One of the most valuable skills we can foster in our students, for their lifelong personal and professional well-being, is effective communication. Multimedia communication is accessible, relatable, and compelling given our society’s current emphasis on digital culture. The use of multimedia and UDL are tools for helping students understand that learning is personal, that they should be discerning about where/how they consume information, that they should seek multiple sources/perspectives, and that there is value in representing your knowledge in ways that “speak” to you and to others. It is also especially important for adult learners who need educators to emphasize how class learning translates to practical skills—and this type of work prepares our students to be successful communicators in the workforce.

Gwen Bass, MEd, MA, PhD, currently serves as the director of the Teacher Leadership division of Professional and Graduate Education at Mount Holyoke and frequently presents on inclusive classroom practices, behavior management, child development, child welfare systems, parent education, measurement and evaluation of social emotional skills in schools, and trauma-sensitive teaching.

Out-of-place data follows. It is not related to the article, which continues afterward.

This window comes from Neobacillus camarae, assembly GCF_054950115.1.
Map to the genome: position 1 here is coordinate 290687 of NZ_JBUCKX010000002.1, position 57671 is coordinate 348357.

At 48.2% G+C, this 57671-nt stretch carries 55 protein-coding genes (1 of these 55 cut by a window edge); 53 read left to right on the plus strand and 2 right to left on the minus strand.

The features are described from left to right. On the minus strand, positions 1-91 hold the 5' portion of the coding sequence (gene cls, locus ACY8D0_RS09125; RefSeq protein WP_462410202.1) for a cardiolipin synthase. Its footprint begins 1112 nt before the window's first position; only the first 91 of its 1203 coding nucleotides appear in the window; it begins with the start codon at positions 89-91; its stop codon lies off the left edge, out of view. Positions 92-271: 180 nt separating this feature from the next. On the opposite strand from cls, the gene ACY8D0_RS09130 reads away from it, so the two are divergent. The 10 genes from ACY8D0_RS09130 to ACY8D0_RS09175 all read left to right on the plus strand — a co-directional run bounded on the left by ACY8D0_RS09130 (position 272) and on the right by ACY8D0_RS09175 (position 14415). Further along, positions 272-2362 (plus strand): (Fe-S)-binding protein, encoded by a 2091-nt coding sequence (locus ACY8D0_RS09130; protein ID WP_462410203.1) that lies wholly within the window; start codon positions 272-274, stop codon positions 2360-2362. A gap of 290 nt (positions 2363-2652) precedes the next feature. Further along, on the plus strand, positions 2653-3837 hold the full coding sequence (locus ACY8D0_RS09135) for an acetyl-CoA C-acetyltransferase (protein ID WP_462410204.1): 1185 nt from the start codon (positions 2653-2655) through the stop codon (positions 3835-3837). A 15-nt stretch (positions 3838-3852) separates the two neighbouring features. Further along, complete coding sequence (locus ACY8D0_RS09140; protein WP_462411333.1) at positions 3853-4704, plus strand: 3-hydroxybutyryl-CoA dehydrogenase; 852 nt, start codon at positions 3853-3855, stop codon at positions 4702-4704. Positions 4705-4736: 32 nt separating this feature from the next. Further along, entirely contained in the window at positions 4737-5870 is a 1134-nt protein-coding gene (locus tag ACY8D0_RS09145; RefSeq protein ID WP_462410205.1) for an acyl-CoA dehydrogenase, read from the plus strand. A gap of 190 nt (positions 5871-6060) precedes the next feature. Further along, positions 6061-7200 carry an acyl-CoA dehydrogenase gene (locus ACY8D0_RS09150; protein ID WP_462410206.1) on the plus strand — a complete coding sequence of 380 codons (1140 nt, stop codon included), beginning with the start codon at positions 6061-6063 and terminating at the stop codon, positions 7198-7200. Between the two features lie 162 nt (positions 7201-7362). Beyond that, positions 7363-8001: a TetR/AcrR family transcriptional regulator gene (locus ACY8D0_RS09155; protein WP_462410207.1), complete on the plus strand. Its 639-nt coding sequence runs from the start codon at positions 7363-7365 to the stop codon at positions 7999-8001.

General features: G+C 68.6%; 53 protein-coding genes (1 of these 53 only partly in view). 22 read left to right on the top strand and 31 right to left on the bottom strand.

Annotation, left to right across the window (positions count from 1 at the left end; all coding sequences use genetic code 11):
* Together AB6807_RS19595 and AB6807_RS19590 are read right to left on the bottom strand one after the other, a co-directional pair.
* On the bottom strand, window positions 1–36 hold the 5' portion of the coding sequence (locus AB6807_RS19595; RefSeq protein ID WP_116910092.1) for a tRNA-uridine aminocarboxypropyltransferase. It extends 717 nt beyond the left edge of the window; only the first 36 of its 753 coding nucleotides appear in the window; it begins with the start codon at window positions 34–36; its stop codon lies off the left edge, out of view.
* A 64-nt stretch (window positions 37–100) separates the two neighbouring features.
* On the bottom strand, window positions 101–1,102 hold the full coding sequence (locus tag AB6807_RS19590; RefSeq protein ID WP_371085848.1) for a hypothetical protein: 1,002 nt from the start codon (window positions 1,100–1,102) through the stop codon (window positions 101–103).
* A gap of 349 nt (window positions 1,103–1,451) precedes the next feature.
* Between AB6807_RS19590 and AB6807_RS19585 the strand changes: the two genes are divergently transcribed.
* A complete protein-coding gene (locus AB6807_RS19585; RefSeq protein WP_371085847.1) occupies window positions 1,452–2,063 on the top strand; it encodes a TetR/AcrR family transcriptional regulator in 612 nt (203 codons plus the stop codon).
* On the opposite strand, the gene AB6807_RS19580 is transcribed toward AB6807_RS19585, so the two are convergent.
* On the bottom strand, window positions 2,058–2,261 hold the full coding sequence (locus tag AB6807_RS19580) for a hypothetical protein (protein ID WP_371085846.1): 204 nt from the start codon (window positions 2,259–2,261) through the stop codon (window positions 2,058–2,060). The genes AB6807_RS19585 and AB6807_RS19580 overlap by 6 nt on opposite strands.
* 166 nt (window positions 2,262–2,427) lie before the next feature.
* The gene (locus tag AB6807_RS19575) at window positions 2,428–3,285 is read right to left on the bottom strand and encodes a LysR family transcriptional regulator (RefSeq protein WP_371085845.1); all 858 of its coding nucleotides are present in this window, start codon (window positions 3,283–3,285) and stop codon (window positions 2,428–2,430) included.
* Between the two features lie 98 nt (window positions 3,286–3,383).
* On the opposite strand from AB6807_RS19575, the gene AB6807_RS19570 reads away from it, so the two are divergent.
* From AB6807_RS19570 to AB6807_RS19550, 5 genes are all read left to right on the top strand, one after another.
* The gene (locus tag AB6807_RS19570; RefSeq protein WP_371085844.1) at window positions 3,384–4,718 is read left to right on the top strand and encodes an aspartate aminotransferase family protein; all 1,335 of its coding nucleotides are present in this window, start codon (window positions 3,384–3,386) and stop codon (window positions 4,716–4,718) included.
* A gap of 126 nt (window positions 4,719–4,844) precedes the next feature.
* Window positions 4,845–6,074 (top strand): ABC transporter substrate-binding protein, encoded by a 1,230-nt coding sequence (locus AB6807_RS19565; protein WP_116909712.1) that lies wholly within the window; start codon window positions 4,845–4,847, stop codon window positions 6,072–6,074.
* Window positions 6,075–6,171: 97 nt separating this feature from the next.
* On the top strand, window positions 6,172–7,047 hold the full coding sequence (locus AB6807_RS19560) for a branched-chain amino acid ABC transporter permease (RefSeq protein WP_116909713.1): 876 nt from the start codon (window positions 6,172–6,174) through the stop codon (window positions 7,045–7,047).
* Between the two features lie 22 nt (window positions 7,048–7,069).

Michael Lawrence-Riddell has been an educator in one way, shape, or form for the better part of the last three decades. He has taught high school in Brooklyn, elementary school in Boston, and middle school in Amherst. While at Wesleyan University, Michael majored in African American Studies and was actively involved in anti-racist activism on campus. It is when Michael is able to marry his passions for learning, history, social justice, and a better future that he is his most fulfilled. Michael brings these passions to his current work creating a multimedia, digital curriculum that looks at the histories and legacies of institutional racism.


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Clark, R. C., & Mayer, R. E. (2016). E-learning and the science of instruction: Proven guidelines for consumers and designers of multimedia learning. John Wiley & Sons. 

Hofer, M. (2015). UDL: A systematic approach to supporting diverse learners. Faculty Focus.

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Lowery, C. (2019) Multimedia learning for a new generation of educators. Multimedia Learning Theory: Preparing for the New Generation of Students, edited by Peter Jenlink, Rowman & Littlefield, pp. 69-84.

McClenney, K., Marti, C. N., & Adkins, C. (2012). Student engagement and student outcomes: Key findings from. Community College Survey of Student Engagement.

Mayer, R., & Mayer, R. E. (Eds.). (2005). The Cambridge handbook of multimedia learning. Cambridge university press. 

Rao, K. (2015). Universal design for learning and multimedia technology: Supporting culturally and linguistically diverse students. Journal of Educational Multimedia and Hypermedia, 24(2), 121-137.